The North York Moors’ threatened population of freshwater pearl mussels has been thrown a lifeline. The national park authority has been given £70,000 from the Heritage Lottery Fund and landfill taxes to improve the River Esk above Glaisdale.

Some of the money will be used to help farmers fence off river banks and provide alternative stock watering facilities to improve the quality of the river, which is home to the last remaining pearl mussels in the North York Moors, and to improve conditions for the pearl mussels to breed.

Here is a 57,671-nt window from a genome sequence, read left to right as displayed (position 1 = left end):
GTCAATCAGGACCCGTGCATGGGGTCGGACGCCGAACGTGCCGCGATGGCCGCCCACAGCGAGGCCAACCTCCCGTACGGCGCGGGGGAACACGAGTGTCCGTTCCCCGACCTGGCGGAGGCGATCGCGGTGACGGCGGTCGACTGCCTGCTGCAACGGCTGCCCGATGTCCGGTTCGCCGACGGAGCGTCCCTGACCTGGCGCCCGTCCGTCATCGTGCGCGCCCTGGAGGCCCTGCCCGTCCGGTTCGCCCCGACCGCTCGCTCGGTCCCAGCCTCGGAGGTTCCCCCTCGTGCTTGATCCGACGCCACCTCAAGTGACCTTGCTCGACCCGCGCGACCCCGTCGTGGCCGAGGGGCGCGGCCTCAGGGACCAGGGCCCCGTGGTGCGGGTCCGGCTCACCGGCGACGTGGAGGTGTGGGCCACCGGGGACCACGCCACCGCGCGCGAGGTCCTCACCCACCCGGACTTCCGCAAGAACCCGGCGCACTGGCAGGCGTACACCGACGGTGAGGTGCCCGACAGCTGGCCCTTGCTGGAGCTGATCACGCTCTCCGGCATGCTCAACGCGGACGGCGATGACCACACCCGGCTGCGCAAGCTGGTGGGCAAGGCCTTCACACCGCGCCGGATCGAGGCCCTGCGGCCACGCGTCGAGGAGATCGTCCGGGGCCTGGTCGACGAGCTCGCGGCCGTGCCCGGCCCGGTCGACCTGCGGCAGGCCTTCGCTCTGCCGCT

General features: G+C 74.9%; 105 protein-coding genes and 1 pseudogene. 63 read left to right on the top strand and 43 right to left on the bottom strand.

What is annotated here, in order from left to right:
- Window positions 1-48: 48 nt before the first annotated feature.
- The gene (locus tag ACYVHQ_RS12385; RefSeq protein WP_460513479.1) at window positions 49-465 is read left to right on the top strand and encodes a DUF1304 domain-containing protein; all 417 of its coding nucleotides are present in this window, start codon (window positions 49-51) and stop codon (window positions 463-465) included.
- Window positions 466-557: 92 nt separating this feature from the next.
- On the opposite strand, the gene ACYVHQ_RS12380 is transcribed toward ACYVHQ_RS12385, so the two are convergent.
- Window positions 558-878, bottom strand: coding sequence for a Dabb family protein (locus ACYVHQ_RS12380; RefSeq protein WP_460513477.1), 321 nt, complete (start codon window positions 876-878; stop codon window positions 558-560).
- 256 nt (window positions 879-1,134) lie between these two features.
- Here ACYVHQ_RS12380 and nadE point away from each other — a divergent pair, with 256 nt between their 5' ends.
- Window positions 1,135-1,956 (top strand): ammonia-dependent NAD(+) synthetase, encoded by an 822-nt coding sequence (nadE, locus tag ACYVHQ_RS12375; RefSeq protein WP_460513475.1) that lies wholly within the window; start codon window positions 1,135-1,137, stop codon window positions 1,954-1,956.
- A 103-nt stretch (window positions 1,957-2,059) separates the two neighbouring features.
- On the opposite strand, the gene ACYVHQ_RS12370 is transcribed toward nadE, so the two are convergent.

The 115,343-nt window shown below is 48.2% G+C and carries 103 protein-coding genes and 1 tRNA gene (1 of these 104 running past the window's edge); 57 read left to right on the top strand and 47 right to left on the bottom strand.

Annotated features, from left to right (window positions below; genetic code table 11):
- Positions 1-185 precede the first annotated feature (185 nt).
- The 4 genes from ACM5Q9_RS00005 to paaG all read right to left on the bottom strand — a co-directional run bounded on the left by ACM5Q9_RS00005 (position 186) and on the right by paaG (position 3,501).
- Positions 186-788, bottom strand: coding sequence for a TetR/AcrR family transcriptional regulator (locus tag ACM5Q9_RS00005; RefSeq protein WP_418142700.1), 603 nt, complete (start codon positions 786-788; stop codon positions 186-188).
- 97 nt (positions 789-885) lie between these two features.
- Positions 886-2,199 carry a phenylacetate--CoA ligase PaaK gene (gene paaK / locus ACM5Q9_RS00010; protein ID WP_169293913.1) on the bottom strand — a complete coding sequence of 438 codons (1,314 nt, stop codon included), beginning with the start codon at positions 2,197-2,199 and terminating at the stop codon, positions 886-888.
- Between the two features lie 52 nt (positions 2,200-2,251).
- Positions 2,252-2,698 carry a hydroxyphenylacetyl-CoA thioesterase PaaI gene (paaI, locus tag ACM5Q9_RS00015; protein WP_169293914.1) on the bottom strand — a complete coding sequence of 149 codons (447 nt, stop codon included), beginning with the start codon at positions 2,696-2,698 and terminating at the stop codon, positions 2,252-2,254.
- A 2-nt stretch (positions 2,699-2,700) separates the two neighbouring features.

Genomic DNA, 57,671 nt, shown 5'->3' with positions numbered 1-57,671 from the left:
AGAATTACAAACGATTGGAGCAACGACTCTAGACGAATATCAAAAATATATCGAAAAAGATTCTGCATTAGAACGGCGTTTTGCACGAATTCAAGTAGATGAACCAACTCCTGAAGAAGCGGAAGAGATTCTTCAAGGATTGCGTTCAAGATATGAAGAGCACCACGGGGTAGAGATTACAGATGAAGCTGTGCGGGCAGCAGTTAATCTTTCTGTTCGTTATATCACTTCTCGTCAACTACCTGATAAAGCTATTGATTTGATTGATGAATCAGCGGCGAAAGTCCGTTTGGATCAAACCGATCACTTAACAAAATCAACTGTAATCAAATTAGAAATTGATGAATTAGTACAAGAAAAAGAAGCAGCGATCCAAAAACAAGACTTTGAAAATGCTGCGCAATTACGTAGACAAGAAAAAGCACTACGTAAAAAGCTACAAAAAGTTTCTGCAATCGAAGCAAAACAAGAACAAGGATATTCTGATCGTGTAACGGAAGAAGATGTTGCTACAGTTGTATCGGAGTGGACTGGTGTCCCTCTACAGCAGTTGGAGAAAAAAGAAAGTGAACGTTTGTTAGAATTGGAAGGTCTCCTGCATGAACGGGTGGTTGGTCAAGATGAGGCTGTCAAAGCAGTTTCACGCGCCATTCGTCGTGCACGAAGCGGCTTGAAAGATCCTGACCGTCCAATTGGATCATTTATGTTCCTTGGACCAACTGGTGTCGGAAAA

Fraser Hugill, Senior Farm Conservation Officer, at the national park authority, warned: “The pearl mussels in the River Esk are an ageing population and unless we can improve conditions they will become extinct. ”

In September, the Environment Agency moved a number of the River Esk’s pearl mussels to a captive breeding programme in the Lake District. It is hoped that these, plus any juveniles produced, will be re-introduced to the Esk in around five years time once conditions have improved.

Farmers and landowners upstream of Glaisdale who want to take part should contact Fraser Hugill by 15 November on 01439 770657 or email

The mussels, which can live for over 100 years, lie buried or partly buried in coarse sand and fine gravel in clean, fast-flowing and unpolluted rivers and streams.

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